Cassie on teaching: I love to share the excitement of capturing a great photo and guide people to that “aha” moment when a technique clicks for them. Especially when photographing beautiful travel scenes or an intense sunset, it’s nice to share that with people and even better when I can help people capture that beauty in their photographs. My teaching style is quite loose and exploration based. I feel that when a photographer is having fun and enjoying the photograph they are creating and editing, that love comes through in the finished product.
Cate Francis’ artistic practice consists of printmaking, illustration and wheat paste collage. She holds BFA from the University of Saskatchewan (2008), an MFA from the Nova Scotia College of Art and Design (2014) and a Prairie Horticulture Certificate from the University of Saskatchewan CCDE (2015). She has shown work in galleries across North America and her work has been published in national publications including Applied Arts, Grain Magazine, and the Antigonish Review.
Though the majority of her practice is based in representational drawing and traditional printmaking, since 2015 she has focused on combining her interests in art and ecology into collaborative community engaged art projects and public murals. Most of her public art is carried out under the umbrella of the Paper Wildlife Conservancy, which is a city wide wheatpaste campaign with the goals of engaging Saskatoon residents with the local ecology, architecture and fostering a positive awareness of street art in the city.
In addition to her art practice, Cate is an instructor at Void gallery and drawing instructor the Community Arts Program at the University of Saskatchewan. She volunteers her time in the community as a weekly radio DJ on CFCR and executive board member of Void Gallery. She must secretly really like meetings, as she can often be found sitting on committees for several arts organizations throughout the City.
Cate on teaching: As an arts instructor, it is my role is to establish a comfortable, open and dynamic learning environment in which students feel empowered to explore new mediums and concepts that are of interest to them. I focus on developing a solid foundation of technical skills so that students can confidently work towards developing their own personal artistic vocabulary and practice. Developing a proficiency in both technique and conceptualization takes practice, practice (and more practice) as well as the ability to seek out and utilize feedback from instructors and peers. To this end I try my best to approach each student at a level where they are comfortable during in class work periods, one on one meetings and informal group discussions. To help facilitate a comfortable learning environment, I typically begin studio class with warm up exercises, emphasizing that there are no mistakes, only opportunities to learn, backed with an expectation of hard work, openness and respect. Though the majority of class time is spent hands on, I often introduce new techniques and projects with short slideshows highlighting both contemporary and historical applications of a technique or concept, and encourage others to share their own interests and inspirations with the group. I believe that exposing students to a range of possibilities helps them locate their own work within a broader social and cultural context.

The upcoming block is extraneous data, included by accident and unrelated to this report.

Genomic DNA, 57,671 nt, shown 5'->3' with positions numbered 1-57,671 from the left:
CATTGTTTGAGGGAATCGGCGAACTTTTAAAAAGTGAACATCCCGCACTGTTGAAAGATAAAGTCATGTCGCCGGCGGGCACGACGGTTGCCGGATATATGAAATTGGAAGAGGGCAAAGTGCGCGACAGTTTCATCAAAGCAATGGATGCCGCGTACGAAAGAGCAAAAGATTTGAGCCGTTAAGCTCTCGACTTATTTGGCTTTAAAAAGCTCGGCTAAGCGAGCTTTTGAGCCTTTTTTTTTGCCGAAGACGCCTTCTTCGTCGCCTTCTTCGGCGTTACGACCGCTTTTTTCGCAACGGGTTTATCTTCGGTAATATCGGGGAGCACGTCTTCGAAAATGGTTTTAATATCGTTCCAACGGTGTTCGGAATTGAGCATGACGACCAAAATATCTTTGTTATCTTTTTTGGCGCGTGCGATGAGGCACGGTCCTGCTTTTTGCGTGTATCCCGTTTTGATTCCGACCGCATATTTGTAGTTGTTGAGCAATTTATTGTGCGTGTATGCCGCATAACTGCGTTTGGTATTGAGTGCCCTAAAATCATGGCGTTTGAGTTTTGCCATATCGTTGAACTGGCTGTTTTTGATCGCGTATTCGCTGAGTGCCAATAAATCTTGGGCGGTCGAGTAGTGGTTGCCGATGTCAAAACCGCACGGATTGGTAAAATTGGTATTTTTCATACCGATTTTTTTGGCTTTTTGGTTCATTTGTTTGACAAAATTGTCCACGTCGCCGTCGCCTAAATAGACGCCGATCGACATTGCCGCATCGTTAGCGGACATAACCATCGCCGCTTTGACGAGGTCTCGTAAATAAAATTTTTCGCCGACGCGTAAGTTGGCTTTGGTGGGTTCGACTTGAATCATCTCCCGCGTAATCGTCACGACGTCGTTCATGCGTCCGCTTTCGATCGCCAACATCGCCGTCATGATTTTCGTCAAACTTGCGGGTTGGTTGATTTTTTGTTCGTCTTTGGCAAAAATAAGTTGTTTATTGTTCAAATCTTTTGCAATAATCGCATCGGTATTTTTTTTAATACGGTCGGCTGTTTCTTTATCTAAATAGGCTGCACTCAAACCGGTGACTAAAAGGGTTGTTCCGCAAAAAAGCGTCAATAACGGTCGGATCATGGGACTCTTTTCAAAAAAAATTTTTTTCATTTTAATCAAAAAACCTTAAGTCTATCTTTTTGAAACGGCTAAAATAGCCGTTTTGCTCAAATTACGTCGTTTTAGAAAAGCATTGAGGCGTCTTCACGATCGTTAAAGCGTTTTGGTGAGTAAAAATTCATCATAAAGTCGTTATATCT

Cheryl Tuck-Tallon grew up in the floral design business and also owned her own shop. There she learned the elements of design, balance, texture and colour and it has transferred into her 2D artworks. She is a graduate of the USCAD program, and former owner of the Black Spruce Gallery. Cheryl works in acrylics, oils and watercolour, and subject matter includes landscape, abstracted landscape, florals, and abstract inspired from nature.
Cheryl has pursued an in-depth study of composition, design elements, and perspective. While she truly believes we all have an innate sense of these elements, increasing her conscious awareness has allowed her art to elevate to a new level. Cheryl is represented by the Darrell Bell Gallery in Saskatoon and the Black Spruce Gallery in Waskesiu.
You can find Cheryl on Facebook.
Craig Berry holds a BFA in Drawing from the Alberta College of Art in Calgary. After 20+ years as a graphic designer, he furthered his art studies in 2006 at the Academy of Realist Art in Toronto studying classical realism. He completed an advanced colour theory workshop with master painter Graydon Parrish at the Grand Central Academy of Art in 2008. In 2008, Craig studied privately for 2 years with contemporary figurative artist Scott Owles. Among current painting commissions Craig is preparing for a show out of his studio in the Fall 2019.
Craig on teaching: My goal is to teach the practical side of painting and drawing. When a student focuses on skill based training they gain the confidence to create the image in their mind onto paper or canvas. Knowledge is an asset for any student in learning to solve drawing or painting problems therefore I focus on teaching students the fundamentals within the visual language.
David Mandeville was trained in medical photography at St. Bartholomew’s Hospital and the London Polytechnic Institute in London, England. He came to Saskatoon in 1969 to join the University of Saskatchewan’s Division of Audio Visual Services’ photography department and was also a sessional lecturer for the College of Education’s Educational Communications Program. Since retiring from full time employment he has continued his association with the University as a photography instructor with this programme and as co-ordinator for the CPR programme for the colleges of Medicine and Dentistry.